The problem is that not very many people know about Schwitzer’s site. I frequently rant about how shabby and corrupt the mainstream media has become and am a scientist and I hadn’t heard of it. The problem is that most people still get their science news from the mainstream media and they are being misled most of the time. With the continued consolidiation of media outlets, most of whom are owned by conglomerates who also have interests in pharmaceuitical companies, it’s not outlandish to believe that this is intentional. I know that I’m preaching to the choir – if you’re reading a blog then you’ve already discovered the new media. But if you’re still getting your science news from the Today Show then the best case scenario is that you’re not getting all the facts. The worst case scenario is that you’re being lied to. Here are links to a few good “new media” alternatives:

Also check out some of the sites on my “Science” blogroll.

Filed in: Media, Science.

8 Comments

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  1. Comment by Angel:

    My husband isn’t a Scientist. He’s a Pharmacist, and even he can’t watch a news segment without becoming livid about what’s being left out or embelished especially by health care admins. and Pharmacutical companies. He can’t vent at work so I get to hear it.

    What makes him even more angry is when he does take the time to explain the truth to someone, they usually dismiss him because they have already been brainwashed by whatever they’ve heard on tv or read in the paper.

    I now know more about drug patents and political agendas and generics, etc. than I ever imagined I’d know.

    We really should pay more attention to it all. Unfortunately when things sound too complicated we’ve trained ourselves to overlook it and find the easy way out. It’s why we’re so screwed up right now.

    I’m definitely going to check out those sites. Thanks!

    June 3, 2008 @ 11:16 pm
  2. Comment by Not Afraid To Use It:

    Your post reminds me of the lecture I had to give my Swedish students every year. My “science line” students used to piss and moan over the fact that they had to write essays and learn grammar because they were science majors, dammit, not humanities majors. I told them if they did all the work, designed some fabulous new scientific design, but then could not EXPLAIN it to anyone what the hell good would that do? They agreed with me. Or at least they kept their grumbling to themselves.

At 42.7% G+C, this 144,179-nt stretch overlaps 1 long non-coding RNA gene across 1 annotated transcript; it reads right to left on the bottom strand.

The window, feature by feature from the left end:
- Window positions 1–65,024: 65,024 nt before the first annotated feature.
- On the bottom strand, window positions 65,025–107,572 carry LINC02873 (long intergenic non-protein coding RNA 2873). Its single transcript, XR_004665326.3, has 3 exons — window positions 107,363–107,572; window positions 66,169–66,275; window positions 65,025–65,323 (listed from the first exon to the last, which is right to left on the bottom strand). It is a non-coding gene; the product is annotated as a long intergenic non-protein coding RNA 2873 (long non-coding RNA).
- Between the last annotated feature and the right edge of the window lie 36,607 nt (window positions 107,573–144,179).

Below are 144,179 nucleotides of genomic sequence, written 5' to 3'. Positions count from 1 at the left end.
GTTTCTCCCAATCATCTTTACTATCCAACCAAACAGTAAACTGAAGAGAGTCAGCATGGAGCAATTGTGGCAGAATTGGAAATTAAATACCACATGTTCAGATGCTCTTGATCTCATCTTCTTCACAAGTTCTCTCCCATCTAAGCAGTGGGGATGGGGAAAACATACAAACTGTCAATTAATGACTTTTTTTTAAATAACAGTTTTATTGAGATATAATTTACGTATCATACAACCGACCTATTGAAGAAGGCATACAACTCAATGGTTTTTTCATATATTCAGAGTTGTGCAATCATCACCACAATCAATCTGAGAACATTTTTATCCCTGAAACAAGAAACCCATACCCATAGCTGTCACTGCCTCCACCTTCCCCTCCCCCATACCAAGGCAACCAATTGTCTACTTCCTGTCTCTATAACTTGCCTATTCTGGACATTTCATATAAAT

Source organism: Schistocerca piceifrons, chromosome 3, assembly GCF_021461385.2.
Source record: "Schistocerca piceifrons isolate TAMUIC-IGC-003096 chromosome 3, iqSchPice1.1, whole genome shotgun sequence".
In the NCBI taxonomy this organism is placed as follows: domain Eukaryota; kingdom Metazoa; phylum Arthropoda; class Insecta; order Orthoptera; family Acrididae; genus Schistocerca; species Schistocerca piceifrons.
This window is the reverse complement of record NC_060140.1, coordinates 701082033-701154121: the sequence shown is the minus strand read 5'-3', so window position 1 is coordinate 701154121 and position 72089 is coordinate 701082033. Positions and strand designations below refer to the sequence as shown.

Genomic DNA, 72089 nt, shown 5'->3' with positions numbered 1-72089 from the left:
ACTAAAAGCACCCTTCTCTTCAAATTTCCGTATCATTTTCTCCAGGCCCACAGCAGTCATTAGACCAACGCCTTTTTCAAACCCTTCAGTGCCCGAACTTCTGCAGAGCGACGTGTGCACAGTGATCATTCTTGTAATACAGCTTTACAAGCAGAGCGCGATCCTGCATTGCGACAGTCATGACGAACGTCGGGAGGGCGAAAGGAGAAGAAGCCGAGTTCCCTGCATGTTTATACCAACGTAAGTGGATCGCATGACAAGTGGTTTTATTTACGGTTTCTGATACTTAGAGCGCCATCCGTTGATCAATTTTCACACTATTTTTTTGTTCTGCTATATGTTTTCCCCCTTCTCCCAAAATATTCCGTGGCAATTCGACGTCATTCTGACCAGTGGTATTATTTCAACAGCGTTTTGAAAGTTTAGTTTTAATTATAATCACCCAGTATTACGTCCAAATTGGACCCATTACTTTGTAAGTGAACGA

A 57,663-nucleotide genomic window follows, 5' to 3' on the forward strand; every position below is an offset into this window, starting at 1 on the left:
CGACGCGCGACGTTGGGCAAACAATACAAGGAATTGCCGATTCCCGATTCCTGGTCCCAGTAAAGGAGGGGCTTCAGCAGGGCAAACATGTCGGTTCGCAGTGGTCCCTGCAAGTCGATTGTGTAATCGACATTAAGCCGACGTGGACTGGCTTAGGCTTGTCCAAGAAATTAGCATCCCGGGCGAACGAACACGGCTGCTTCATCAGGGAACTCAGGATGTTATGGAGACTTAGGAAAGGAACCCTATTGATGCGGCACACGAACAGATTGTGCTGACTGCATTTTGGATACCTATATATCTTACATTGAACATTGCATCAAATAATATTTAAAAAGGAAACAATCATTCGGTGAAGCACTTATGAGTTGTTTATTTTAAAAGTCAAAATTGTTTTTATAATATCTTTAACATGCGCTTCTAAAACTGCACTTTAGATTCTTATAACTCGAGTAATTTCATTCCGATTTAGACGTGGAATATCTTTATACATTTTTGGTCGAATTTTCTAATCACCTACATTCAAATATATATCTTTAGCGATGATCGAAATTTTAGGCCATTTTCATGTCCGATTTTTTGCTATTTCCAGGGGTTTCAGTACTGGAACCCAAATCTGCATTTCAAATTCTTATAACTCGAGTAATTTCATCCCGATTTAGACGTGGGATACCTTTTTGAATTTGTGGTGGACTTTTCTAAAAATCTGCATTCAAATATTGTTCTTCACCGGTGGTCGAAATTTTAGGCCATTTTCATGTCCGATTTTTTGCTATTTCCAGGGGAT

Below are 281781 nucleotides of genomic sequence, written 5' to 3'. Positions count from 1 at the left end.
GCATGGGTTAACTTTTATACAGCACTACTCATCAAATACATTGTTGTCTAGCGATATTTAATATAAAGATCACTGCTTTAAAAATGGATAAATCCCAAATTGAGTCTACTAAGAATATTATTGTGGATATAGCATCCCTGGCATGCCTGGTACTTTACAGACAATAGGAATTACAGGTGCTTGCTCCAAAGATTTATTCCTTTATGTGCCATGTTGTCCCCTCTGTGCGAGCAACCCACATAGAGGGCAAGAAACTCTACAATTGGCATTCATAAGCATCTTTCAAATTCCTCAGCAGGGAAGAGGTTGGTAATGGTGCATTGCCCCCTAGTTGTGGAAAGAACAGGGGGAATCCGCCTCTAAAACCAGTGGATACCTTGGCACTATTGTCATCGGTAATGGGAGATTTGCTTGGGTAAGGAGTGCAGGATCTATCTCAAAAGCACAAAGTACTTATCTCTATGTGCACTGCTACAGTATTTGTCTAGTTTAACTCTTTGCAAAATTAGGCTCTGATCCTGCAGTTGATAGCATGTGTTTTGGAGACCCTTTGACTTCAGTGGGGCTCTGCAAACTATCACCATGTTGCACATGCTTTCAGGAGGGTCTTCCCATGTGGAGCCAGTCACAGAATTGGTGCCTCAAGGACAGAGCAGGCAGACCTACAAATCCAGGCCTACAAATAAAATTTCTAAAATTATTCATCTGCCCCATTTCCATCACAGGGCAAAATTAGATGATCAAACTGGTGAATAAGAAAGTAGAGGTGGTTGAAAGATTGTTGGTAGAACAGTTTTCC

Not Afraid To Use It’s last blog post..Of Airports and Assholes

    June 3, 2008 @ 11:50 pm
  3. Comment by Angel:

    Oh absolutely, Not Afraid…, I know a couple of personal blogs written by scientists that I know I’d find extremely interesting. That is, if I could ever read a post without needing a scientific dictionary of some sort!
    Maybe I should just try harder.

    June 4, 2008 @ 12:08 am
  4. Comment by boyhowdy:

    I’m actually surprised not to see museums mentioned here as an important medium for info-flow between research and the public.

    Back before I became a classroom teacher, I did a few years of a fellowship at the Museum of Science in Boston. I was the thirteenth “man” in a twelve-person education department, hired for my background in public performance; while all others around me — primarily PhDs in various branches of the sciences — spent their time trying to make new and older science research in their respective fields clear and engaging in a variety of media and settings, my job included taking my fair share of the public demonstrations — we all did them, on each subject — and consider the structure and clarity of those demonstrations as we planned and revised them. It was great to be the “communications/media” specialist on the team; I learned some amazing science every day, and hopefully, taught my peers and the public something useful.